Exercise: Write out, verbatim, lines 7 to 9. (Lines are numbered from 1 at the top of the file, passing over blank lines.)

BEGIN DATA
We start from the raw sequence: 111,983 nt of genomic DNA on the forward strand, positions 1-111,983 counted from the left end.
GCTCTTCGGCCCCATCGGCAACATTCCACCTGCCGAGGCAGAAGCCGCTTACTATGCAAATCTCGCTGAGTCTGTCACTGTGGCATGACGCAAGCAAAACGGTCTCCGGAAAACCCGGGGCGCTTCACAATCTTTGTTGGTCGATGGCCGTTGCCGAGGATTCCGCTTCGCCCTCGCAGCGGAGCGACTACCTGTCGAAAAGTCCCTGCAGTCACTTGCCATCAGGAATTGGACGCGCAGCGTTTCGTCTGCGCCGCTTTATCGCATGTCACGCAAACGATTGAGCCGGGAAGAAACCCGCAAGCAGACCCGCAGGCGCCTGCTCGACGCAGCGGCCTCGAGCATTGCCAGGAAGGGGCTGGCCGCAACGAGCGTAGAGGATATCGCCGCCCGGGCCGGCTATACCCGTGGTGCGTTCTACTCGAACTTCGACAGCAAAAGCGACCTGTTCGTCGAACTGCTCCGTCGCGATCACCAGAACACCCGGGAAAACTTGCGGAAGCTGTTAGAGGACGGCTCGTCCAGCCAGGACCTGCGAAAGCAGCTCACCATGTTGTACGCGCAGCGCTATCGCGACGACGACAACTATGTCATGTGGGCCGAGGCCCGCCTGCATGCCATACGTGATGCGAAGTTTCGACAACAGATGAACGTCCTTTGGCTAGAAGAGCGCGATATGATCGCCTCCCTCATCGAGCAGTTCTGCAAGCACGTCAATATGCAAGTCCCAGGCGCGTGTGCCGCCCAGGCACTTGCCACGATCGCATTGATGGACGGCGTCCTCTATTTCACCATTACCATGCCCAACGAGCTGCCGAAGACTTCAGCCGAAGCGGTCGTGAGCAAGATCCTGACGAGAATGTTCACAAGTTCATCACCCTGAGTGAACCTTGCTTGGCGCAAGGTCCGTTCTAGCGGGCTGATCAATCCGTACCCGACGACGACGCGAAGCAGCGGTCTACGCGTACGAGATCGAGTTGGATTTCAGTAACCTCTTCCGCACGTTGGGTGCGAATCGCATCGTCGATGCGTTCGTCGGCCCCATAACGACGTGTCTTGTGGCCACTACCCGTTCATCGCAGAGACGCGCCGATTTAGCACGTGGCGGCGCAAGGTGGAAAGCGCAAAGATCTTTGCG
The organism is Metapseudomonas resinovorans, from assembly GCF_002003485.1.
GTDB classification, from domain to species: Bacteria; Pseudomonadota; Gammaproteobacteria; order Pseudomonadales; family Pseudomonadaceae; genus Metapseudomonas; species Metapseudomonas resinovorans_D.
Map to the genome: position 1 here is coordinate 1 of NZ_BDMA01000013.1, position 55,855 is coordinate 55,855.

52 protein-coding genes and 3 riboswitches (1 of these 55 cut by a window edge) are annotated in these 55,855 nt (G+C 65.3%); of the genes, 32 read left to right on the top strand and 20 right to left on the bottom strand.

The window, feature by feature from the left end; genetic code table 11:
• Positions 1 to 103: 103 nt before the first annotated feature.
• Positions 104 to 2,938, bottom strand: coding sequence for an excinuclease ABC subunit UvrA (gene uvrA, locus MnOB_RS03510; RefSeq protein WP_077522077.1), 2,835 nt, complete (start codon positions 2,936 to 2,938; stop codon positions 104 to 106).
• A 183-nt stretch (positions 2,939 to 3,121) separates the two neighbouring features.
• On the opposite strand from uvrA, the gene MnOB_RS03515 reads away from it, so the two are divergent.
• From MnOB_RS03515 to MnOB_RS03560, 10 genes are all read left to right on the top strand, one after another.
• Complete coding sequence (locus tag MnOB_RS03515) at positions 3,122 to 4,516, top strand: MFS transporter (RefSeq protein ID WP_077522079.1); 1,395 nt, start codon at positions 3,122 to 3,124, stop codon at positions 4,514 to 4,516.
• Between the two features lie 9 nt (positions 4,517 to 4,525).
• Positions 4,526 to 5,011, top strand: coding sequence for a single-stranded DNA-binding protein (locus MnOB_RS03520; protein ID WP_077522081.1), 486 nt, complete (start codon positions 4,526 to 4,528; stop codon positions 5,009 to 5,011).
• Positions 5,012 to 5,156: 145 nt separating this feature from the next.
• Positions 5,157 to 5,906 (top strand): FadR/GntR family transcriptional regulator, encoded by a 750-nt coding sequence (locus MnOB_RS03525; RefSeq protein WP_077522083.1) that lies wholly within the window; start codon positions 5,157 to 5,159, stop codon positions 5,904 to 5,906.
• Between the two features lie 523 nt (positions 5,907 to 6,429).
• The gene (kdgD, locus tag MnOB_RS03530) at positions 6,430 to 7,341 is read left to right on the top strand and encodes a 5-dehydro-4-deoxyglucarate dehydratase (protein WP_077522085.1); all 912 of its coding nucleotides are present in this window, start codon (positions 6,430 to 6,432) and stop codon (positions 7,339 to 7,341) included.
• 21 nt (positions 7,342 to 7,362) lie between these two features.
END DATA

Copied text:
The window, feature by feature from the left end; genetic code table 11:
• Positions 1 to 103: 103 nt before the first annotated feature.
• Positions 104 to 2,938, bottom strand: coding sequence for an excinuclease ABC subunit UvrA (gene uvrA, locus MnOB_RS03510; RefSeq protein WP_077522077.1), 2,835 nt, complete (start codon positions 2,936 to 2,938; stop codon positions 104 to 106).